Racial equity audits are one of the latest tools companies are using to gauge their compliance with the social component of ESG. Recently, a growing number of companies are facing shareholder proposals requesting that a racial equity audit be performed. This Bloomberg Law article delved into the benefits of companies performing these audits before facing a shareholder proposal. Those benefits include, among other things, reducing the risk of liability, increased profitability, improved stakeholder relationships and greater strategic control. Read Katten's Bloomberg Law article.

What Happens If Companies Miss Carbon Targets?

By Chris Cole

The Wall Street Journal published an excellent article today regarding corporate net zero pledges, referring as well to data published in the Corporate Climate Responsibility Monitor 2023, which looked at the progress made by 24 major companies that "put themselves forward as climate leaders." The report aims to "distinguish between real climate leadership and unsubstantiated greenwashing." Read about carbon offset issues.

Half of all States Sue DOL over ESG Rule, Foreshadowing Challenges to the SEC's ESG Agenda

By Johnjerica Hodge, Danette Edwards, Ifedapo Benjamin

On January 26, 2023, twenty-five states, plus a publicly traded energy company with a subsidiary that is a fiduciary and trustee under ERISA, a trade association for the oil and gas industry, and a participant in an ERISA plan sued the DOL and its Secretary in connection with DOL's recent ESG rulemaking. Utah v. Walsh, N.D. Tex., No. 2:23-cv-0016-Z. The suit asserts claims under the Administrative Procedure Act stemming from alleged ERISA violations as well as an argument that DOL's new ESG rule is arbitrary and capricious. The plaintiffs seek a preliminary and permanent injunction, and have asked the court to set aside the rule as unlawful. Read about the DOL's rule.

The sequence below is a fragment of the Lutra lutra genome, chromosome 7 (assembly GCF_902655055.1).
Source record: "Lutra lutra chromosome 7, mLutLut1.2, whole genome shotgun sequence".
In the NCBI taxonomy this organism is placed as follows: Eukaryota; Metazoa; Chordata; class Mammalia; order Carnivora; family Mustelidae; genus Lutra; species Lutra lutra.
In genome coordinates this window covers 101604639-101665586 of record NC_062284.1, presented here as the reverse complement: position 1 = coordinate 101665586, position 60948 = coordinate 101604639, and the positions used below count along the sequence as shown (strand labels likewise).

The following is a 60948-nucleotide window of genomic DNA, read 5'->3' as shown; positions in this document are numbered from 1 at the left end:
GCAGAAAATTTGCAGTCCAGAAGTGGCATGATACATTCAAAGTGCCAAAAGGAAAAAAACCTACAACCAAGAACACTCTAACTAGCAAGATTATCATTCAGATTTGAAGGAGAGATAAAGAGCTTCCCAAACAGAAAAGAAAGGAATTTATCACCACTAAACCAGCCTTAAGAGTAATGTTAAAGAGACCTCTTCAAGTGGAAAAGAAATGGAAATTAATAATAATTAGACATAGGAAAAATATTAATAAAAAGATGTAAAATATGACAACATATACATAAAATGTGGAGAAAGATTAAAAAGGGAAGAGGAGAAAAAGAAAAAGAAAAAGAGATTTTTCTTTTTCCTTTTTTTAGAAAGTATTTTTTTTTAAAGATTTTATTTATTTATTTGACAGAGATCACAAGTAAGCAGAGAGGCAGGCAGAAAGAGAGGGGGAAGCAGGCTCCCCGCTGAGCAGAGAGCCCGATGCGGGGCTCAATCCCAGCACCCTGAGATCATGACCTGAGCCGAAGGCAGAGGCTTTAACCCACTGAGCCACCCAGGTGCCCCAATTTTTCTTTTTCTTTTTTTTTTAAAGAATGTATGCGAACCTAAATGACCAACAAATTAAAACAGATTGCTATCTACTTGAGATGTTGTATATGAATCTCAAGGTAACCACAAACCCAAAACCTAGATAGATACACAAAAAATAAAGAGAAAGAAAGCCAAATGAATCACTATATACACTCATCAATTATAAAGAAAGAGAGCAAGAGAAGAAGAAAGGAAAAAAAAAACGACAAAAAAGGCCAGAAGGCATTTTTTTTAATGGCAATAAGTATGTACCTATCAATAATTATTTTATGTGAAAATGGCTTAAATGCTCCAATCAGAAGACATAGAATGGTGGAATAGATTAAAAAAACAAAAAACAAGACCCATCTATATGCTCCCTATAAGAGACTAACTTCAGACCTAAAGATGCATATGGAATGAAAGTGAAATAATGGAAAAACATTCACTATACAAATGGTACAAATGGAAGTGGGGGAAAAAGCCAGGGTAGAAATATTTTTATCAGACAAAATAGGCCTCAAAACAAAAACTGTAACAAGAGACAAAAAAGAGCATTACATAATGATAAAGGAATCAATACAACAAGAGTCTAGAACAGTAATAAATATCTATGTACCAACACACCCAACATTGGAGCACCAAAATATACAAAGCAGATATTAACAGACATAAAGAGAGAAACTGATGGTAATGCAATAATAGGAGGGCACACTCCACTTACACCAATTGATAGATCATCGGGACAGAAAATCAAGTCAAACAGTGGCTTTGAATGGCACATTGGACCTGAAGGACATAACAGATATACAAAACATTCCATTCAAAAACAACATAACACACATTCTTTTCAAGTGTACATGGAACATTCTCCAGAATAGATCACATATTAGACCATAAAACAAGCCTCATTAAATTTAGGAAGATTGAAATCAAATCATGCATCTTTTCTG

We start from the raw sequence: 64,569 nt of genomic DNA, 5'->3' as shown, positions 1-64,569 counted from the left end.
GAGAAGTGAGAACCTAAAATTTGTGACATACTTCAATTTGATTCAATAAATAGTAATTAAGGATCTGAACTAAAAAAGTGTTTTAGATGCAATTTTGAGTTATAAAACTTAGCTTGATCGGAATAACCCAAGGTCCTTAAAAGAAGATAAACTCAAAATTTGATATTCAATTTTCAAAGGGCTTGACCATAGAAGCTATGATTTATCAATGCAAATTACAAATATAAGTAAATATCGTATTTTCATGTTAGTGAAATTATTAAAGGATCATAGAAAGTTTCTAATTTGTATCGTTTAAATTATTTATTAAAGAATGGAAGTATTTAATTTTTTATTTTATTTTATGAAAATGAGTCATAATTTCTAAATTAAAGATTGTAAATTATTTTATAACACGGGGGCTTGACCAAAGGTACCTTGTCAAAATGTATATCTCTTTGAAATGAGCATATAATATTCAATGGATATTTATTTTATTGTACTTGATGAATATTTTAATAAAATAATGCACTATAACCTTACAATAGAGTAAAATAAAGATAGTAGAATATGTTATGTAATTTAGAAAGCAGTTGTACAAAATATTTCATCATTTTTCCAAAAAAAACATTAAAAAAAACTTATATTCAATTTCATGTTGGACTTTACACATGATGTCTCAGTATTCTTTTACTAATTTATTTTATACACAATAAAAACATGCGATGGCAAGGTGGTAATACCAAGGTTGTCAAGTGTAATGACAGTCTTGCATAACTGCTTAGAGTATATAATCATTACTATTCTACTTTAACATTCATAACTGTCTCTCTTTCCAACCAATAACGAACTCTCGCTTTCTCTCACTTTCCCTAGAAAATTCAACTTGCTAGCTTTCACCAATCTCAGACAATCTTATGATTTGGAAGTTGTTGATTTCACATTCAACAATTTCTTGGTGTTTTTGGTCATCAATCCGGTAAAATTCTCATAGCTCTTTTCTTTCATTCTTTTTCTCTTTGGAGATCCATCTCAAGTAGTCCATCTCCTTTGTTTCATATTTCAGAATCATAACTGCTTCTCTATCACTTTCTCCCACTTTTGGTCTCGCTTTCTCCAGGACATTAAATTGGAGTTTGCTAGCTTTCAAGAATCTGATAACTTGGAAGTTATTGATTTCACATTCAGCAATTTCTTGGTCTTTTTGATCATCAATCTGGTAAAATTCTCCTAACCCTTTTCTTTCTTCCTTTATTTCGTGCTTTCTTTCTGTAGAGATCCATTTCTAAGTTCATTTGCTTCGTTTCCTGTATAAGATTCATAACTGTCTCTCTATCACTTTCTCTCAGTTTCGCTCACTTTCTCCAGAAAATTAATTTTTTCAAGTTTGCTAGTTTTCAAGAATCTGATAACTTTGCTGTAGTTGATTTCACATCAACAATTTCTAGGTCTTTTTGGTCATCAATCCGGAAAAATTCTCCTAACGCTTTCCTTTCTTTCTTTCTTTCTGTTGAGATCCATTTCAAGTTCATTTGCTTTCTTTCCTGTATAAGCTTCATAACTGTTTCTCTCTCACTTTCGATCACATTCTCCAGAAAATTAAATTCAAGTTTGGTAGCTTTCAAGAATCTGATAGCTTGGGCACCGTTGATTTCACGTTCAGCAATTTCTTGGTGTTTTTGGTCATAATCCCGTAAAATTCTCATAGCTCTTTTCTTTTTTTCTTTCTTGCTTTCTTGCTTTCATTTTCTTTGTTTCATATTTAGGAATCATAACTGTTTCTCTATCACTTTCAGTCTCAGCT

ESG Litigation Heats Up in Marketing, Climate Pollution, and DEI

By Chris Cole, Johnjerica Hodge, India Williams, Ally Jordan

Published by Bloomberg Law, this article looks at the growing trends in ESG-related litigation. An increase in shareholder derivative lawsuits, consumer protection litigation, suits by environmental advocacy groups, employment discrimination claims — individual and class — and other private action litigation driven by topics such as green washing, climate pollution and diversity, equity and inclusion (DEI) matters will factor big in 2023. Read Katten's article in Bloomberg Law.

How Companies Can Reduce Risk of DEI-Related Enforcement Actions

By Johnjerica Hodge, Danette Edwards, Ryan Meyer, Ifedapo Benjamin

This article, published by Bloomberg Law, highlights how companies' DEI initiatives are drawing heightened government scrutiny, Katten attorneys predict a rise in government enforcement actions alleging fraud in DEI initiatives and outline several steps to mitigate the risk of investigations. Read Katten's Bloomberg Law article.

Whistleblower Complaint Capitalizes on SEC Interest in Sustainability Fraud

By Chris Cole, Danette Edwards

Multiple news outlets recently reported that the activist group Mighty Earth filed a whistleblower tip, which it styled as an informal complaint, urging the SEC to investigate whether a multinational food company (the "offeror") fraudulently misled investors in connection with multiple offerings of more than $3 billion worth of so-called "green bonds." The SEC investigates whistleblower tips privately, and thus the public usually never hears about them. Mighty Earth described the complaint on its website, however, making it one of the first "greenwashing" complaints known to have been lodged with the SEC. Read about sustainability fraud.

* Allison Clark, a Litigation associate and candidate for admission to the Illinois Bar, wrote this article.